A government-backed study carried out at Cambridge University by researcher Gabriel Horn indicates that scrapie may have caused the outbreak of the mad cow disease BSE (bovine spongiform encephalopathy) and vCJD, which has claimed more than 100 lives since the late 1980s.

It is believed scrapie-infected sheep meat and bone meal (MBM) may have been fed to cattle.

Usually afflicting sheep, scrapie is not harmful to humans, but once present in cows it could have ‘triggered’ the development of BSE, claimed a Reuters report published yesterday [19 July]. The relatively high proportion of sheep in the UK, compared to cattle, compounded by a high incidence of scrapie, probably means that the UK’s meat-based animal feed contained a high level of scrapie-contaminated material.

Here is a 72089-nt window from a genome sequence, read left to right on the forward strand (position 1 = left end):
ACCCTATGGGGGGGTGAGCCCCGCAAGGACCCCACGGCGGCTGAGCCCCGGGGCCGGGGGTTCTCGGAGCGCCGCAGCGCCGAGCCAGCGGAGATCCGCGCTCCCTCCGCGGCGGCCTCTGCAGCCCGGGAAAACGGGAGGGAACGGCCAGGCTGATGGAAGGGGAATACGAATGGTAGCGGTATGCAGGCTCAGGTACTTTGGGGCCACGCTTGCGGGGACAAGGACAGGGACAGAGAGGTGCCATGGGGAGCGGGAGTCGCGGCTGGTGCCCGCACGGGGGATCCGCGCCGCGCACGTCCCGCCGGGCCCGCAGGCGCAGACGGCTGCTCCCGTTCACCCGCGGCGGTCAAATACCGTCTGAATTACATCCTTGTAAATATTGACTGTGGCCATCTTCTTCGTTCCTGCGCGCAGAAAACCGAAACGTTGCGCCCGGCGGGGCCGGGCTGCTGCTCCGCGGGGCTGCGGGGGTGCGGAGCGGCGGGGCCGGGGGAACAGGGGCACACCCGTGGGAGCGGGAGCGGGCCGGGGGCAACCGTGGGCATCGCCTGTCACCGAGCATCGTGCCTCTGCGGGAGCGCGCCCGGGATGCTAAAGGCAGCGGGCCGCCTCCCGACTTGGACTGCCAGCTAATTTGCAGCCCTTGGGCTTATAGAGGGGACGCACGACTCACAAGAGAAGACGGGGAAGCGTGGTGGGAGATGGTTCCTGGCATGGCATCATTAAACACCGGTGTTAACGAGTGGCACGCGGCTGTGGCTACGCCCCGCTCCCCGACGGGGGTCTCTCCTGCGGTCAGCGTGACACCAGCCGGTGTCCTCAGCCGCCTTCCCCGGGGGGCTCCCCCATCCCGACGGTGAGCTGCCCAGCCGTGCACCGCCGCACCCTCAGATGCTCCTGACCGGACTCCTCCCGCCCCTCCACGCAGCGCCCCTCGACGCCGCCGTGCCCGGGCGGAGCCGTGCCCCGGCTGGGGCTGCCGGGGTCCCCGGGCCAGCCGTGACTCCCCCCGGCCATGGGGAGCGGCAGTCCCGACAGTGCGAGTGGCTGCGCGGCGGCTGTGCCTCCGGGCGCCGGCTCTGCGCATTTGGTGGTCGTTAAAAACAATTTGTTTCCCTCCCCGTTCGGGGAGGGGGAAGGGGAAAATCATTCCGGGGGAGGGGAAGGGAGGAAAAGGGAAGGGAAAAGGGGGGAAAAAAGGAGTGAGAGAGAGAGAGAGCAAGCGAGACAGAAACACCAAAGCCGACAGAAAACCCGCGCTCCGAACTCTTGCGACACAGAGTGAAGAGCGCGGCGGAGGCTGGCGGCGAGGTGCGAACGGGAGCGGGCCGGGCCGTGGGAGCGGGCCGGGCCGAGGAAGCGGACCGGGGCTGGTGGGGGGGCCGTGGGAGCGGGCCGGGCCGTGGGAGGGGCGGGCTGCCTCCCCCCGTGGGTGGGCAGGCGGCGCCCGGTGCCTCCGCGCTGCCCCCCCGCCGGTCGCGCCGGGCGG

It is not clear quite how the scrapie-infected feed could then trigger the development of BSE, but scientists indicate a strong link.

As the Reuters report claims, scientists have played down views that meat-based feed was not the only culprit in spreading mad cow disease. “The evidence is very strong that the spread of BSE to the point at which it became an epidemic arose through the use of meat and bone meal…in cattle feed,” the authors write.

The UK yesterday announced plans to step up efforts to eradicate scrapie in the national flock.